The old man slammed his beer stein on the table. The resounding thud quieted all of those in the steamy, smoke-filled room. The most timid dropped his pipe and the spilled tobacco sent up a tiny cloud of smoke from the tabletop. No other conversation resumed until the old man and Thomas finished theirs.
“I suppose we should let you rule Bavaria?”
“I’m not saying…”
“And where were you when Napoleon waged his war against us, Austria, Russia, England, and Spain?”
The youth stared at the worn oak floorboards. Two knotholes reminded him of the old man’s eyes. A swirl of wood grain below the knotholes made a toothless grin. The imaginary face mocked him.
“I fought against that monster and his armies.” The old man rose to his feet. “I saw too many brave Germans die.” He collapsed back into his chair. “At least Ludwig opposed Bavaria’s eventual alliance with Napoleon.”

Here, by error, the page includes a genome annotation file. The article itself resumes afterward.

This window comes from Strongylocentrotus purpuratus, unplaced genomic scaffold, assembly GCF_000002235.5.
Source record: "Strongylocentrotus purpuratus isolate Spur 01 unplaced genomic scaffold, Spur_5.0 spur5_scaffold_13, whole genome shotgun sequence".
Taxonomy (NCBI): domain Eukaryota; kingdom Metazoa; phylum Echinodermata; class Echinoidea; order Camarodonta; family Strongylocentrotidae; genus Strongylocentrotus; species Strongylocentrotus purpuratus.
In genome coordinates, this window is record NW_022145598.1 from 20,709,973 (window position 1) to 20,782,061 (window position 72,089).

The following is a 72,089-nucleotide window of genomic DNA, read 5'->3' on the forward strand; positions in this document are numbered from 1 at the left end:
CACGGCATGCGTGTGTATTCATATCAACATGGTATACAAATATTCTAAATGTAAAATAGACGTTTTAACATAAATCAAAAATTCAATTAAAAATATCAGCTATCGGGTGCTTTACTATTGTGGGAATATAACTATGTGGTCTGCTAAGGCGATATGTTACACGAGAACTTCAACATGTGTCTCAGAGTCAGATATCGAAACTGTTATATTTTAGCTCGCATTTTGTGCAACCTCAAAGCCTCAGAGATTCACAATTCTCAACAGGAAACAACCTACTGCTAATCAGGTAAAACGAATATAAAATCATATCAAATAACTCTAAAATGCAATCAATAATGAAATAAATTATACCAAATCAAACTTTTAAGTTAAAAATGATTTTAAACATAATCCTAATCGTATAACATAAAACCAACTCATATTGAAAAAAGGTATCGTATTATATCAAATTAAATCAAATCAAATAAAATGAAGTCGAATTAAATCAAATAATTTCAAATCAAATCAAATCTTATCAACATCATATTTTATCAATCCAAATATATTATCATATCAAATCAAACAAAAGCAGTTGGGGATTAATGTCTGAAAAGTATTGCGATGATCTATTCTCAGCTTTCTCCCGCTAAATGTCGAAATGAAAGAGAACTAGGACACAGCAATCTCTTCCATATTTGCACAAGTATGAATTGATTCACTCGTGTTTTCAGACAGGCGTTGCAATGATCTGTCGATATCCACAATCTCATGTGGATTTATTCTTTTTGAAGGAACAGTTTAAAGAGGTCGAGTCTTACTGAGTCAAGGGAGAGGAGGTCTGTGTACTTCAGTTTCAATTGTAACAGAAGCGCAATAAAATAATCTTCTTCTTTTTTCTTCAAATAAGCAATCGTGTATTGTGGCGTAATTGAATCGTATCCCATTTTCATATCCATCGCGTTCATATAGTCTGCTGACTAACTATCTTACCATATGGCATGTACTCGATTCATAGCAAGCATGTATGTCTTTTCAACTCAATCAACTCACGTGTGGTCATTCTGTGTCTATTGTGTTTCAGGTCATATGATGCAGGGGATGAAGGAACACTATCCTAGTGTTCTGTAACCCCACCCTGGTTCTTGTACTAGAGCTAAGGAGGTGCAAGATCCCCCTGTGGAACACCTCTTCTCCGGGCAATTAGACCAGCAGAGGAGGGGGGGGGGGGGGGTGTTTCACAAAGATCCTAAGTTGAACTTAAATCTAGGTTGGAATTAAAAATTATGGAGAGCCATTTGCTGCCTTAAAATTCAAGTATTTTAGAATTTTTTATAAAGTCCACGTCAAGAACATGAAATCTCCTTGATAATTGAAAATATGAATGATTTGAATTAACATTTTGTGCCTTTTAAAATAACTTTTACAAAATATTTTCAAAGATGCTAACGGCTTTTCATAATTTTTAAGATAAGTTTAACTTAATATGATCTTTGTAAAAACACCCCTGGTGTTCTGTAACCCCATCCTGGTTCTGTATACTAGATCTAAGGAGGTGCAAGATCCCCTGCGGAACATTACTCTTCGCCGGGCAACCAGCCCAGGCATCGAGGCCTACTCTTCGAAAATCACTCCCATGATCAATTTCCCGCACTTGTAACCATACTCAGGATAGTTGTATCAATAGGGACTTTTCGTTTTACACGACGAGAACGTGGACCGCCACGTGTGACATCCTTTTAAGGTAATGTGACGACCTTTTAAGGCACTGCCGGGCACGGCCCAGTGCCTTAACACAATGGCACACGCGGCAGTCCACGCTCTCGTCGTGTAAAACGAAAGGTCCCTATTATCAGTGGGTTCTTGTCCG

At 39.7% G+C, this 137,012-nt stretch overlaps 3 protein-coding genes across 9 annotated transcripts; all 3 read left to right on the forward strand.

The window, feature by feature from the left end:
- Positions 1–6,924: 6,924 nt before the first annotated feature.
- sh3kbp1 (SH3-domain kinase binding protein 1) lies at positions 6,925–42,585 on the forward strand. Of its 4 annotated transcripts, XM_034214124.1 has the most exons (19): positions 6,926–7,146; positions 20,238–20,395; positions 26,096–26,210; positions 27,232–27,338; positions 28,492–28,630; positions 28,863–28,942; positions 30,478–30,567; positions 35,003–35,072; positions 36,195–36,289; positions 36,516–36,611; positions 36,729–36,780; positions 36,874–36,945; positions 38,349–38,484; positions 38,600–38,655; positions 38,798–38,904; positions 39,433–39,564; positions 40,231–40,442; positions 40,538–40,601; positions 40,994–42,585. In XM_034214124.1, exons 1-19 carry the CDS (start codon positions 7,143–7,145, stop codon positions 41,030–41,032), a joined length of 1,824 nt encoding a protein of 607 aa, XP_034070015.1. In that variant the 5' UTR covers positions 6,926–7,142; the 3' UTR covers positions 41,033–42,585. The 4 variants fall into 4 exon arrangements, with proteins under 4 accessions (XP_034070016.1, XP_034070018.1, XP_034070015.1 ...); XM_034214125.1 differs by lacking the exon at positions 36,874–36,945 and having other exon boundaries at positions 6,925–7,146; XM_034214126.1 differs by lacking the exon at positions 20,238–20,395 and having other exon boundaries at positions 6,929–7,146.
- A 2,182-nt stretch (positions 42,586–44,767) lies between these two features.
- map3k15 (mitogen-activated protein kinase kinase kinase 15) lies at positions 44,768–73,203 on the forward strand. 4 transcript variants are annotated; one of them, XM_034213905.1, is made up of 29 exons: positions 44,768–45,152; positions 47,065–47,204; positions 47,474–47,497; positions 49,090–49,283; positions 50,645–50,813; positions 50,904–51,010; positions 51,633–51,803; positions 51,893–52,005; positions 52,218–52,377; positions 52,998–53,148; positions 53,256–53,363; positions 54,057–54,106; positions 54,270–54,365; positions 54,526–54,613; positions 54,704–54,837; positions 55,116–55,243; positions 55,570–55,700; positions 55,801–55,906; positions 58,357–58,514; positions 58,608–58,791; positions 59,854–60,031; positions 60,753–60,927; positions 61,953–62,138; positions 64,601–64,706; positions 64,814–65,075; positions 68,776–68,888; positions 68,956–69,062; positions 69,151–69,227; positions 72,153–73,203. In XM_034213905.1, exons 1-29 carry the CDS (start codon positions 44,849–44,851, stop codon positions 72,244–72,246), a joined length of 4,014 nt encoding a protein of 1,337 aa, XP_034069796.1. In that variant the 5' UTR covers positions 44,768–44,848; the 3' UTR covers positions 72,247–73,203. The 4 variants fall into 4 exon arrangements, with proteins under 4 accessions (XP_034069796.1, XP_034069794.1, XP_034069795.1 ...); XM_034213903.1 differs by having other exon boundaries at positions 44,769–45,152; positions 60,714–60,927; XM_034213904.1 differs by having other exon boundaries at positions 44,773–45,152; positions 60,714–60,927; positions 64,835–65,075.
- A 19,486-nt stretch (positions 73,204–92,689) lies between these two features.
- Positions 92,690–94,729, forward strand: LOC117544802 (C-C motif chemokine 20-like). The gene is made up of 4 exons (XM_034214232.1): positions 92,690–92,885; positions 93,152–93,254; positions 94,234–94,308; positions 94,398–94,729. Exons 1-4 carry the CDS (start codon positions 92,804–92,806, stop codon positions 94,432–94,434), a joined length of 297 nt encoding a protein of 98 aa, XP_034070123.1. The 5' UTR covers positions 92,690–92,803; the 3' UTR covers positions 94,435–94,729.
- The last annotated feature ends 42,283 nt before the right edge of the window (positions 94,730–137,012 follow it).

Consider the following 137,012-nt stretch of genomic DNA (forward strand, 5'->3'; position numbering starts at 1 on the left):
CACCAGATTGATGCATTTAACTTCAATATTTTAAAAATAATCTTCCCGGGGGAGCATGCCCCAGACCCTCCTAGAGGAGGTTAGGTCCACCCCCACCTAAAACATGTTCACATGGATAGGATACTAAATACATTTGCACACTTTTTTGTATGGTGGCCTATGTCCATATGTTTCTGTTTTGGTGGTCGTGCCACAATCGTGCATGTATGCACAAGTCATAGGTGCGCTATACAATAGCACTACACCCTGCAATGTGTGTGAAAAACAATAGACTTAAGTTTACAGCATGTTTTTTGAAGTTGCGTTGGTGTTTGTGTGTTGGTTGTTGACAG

“But none of us want to be ruled by a Napoleon.”
“My God in heaven!” The aged warrior lifted his stein in a mock toast. “Thank you for giving at least a little sense to this child. Do you know what spawned that monster?”
“The French Revolution. All this talk of uniting all of the states of the German Confederation will end in disaster.” The veins bulged on his neck. “If you have your way and we become a nation instead of a confederation, who will rule us?”
“Ludwig, I guess.”
Once again the old man lifted his stein toward heaven. He then thrust it toward Thomas as if it were a weapon. “If we have to unite as a nation, let it be Ludwig.”
Many voiced their endorsements.
The most drunken one yelled the loudest. As usual he overflowed with the generosity of his drunkenness. “Long live Ludwig, future ruler of all Germany! Frederick, another beer for everyone here. On me of course.”
The Gasthaus’ owner sighed with the weariness known by those who serve alcohol. To a multitude of his customers he was a confessor; for others, a surrogate friend, brother, father, or son, depending on the drinker’s missing relationship. Frederick had cleaned up too much blood and vomit during his 32 years at the Gasthaus. He no longer knew which was worse – the inevitable fights or sickness. But he was certain of one matter. He would not honor the request.